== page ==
Oh, and World Vision Uganda issued a statement condemning Uganda’s anti-gay laws. You know, the ones that say you can be imprisoned or executed for being gay? The kind of laws even Glenn Beck calls “heterofascism”?
Now, as to why I’m donating book royalties instead of just quietly making a donation myself…I’m broke. That’s it. That’s also the reason I’m (full disclosure) not currently sponsoring a child myself, although I really wish I could. I don’t have the funds and this is the best way I can think of to raise them. But this really is just about supporting an organization whose work I believe in, not drumming up book sales. If you aren’t interested in buying Thalia’s Musings ebooks, or if you’ve already bought them both in the past, or if you don’t trust third parties to make charitable donations for you, please consider donating the price of one of my books ($4.99) directly to World Vision’s Child and Family Health Fund or any of their other projects. I picked the Child and Family Health Fund because, as someone who’s dealt with chronic medical conditions since childhood, this is an issue close to my heart. Maybe there’s another issue close to yours, like education or supporting small businesses in the developing world or fighting human trafficking.
If you’re as broke as I am and can’t even spare $4.99, then please at least go to World Vision USA’s Facebook page and leave them a nice message and a 5-star rating. Or send a friendly tweet to @WorldVisionUSA and the #WorldVision hashtag. However you’re able to help, I want to see this incredible Christian charity rewarded, not penalized, for actually practicing Christian charity.
Once Upon a Time, in case you haven’t heard, is an ABC show currently in its third season. The best way to describe it is “Enchanted for grownups.” Or “the ultimate Disney crossover fanfiction.” Or “that show where Snow White and Prince Charming’s daughter got knocked up by Rumpelstiltskin’s son and their kid got adopted by Snow White’s evil stepmother who was almost the lovechild of Rumpelstiltskin and the Miller’s Daughter and that’s just the beginning.”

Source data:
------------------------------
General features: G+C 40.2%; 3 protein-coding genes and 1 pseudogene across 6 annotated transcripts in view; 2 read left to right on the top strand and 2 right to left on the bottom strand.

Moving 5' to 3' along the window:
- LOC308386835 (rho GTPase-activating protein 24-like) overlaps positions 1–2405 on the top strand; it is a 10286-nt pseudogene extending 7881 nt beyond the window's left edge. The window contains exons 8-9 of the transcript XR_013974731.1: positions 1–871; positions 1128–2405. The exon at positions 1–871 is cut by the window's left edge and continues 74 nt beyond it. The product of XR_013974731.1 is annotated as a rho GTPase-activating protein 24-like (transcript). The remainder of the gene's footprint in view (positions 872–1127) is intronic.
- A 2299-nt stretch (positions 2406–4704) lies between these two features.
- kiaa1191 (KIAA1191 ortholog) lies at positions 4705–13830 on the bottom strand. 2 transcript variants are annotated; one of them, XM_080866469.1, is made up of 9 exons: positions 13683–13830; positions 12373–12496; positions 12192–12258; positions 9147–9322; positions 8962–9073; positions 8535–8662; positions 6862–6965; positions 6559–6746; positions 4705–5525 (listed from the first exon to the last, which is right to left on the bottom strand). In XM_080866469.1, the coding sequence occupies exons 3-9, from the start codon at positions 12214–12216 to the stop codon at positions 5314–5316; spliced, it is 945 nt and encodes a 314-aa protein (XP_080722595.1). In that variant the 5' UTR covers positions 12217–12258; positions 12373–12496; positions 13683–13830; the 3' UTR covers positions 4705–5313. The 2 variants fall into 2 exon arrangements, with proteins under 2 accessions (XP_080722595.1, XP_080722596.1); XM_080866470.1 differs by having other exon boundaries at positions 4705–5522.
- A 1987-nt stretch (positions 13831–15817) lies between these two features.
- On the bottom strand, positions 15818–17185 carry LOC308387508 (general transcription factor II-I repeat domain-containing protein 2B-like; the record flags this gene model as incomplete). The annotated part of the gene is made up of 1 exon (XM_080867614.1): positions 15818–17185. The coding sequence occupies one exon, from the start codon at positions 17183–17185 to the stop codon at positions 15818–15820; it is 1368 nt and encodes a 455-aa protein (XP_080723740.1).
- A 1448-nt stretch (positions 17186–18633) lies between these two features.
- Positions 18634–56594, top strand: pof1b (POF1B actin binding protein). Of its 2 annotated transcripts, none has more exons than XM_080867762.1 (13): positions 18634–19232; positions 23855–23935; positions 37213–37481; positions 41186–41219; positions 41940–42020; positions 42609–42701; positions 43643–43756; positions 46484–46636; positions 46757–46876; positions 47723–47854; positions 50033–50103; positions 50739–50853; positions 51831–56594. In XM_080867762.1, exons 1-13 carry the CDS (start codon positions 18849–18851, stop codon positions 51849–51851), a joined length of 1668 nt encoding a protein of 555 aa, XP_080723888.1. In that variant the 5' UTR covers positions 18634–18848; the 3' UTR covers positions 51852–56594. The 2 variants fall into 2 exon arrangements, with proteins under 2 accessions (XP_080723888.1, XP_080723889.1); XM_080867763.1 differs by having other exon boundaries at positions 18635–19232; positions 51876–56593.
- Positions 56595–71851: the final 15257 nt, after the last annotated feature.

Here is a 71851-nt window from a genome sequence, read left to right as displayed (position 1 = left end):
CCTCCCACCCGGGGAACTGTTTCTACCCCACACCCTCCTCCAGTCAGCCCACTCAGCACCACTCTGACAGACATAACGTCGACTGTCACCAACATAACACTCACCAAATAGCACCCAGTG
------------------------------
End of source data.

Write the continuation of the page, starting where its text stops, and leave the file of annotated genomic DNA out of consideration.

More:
Although Once‘s original pitch was classic fairy tale characters living in the modern world, it quickly became obvious that “classic fairy tale” = “anything either in the public domain or owned by Disney.” So far the world of the Enchanted Forest has intersected with Wonderland, Frankenstein, the Knights of the Round Table, Robin Hood, Neverland, and most recently, Oz. Which is AWESOME. Go big or go home, right? Once Upon a Time is almost sure to get a fourth season. Here are a few yet-untapped veins in the Disney properties and public domain gold mines.
5. SHERLOCK HOLMES
There’s always a mystery afoot in Storybrook. Who better than Sherlock Holmes, the world’s greatest public domain detective, to show up and solve one? Sadly, it’s unlikely that CBS or the BBC would loan Miller or Cumberbatch to a rival network. Just as well, though, since pulling Holmes and Watson out of 19th century London seems more in keeping with Once’s style. Most likely scenario: Sherlock must solve a paternity case, and he discovers that he himself is the Blue Fairy’s son, Aladdin’s brother, and Captain Hook’s father.
Srsrly tho, WHY have there not been vampires in Storybrook yet? Half of Regina’s Evil Queen costumes look like they were designed for a vampire (hmmm, maybe Carmilla would be better?). There could be this whole storyline about Dracula only being able to drink blood from someone if they have a heart, and Regina has to use her magic heart-stealing powers to save the whole town from being vampired, and Dracula is Jiminy Cricket’s son, Grumpy the Dwarf’s brother, and Mulan’s father.
The property rights situation on this one is complicated, but Disney distributed the Narnia movies, so I’m throwing it in here anyway. We’ve already seen several characters travel to and from Storybrook via wardrobe. Agrabah, a major location in the underrated Wonderland spinoff, could easily be part of the Calormen Empire. Come on, writers; I want a twisted, tangled backstory about the War of the Drobes in the land of Spare Oom. A story in which Mister Tumnus is revealed to be Red Riding Hood’s son, Ariel’s brother, and Mushu’s father.
Specifically, a Once Upon a Time/Agents of S.H.I.E.L.D. two-part crossover episode. The big reveal would solve Agents of S.H.I.E.L.D.‘s major ongoing mystery regarding Skye’s parentage thusly: Aurora is currently pregnant with Skye, and Mulan is the father.
1. THE FRIGGIN’ MUPPETS
Miss Piggy: “Mirror on moi’s dressing room wall, who’s the biggest diva of them all?”
Muppet mirror: “O Queen of Hams, if camp could kill, we’d all be slain by Regina Mills.”
Miss Piggy drags the Muppet crew to Storybrook to investigate. A battle royale between her and Regina ends in an accidental curse that turns everyone in Storybrook into Muppets. They spend the whole episode trying to put things back to normal. Chaos and random musical numbers ensue. All is put to right at the end, but not before it is discovered that Miss Piggy is Cora’s other long-lost daughter, Kermit the Frog is Princess Tiana’s brother, and Gonzo is Rumpelstiltskin’s grandfather.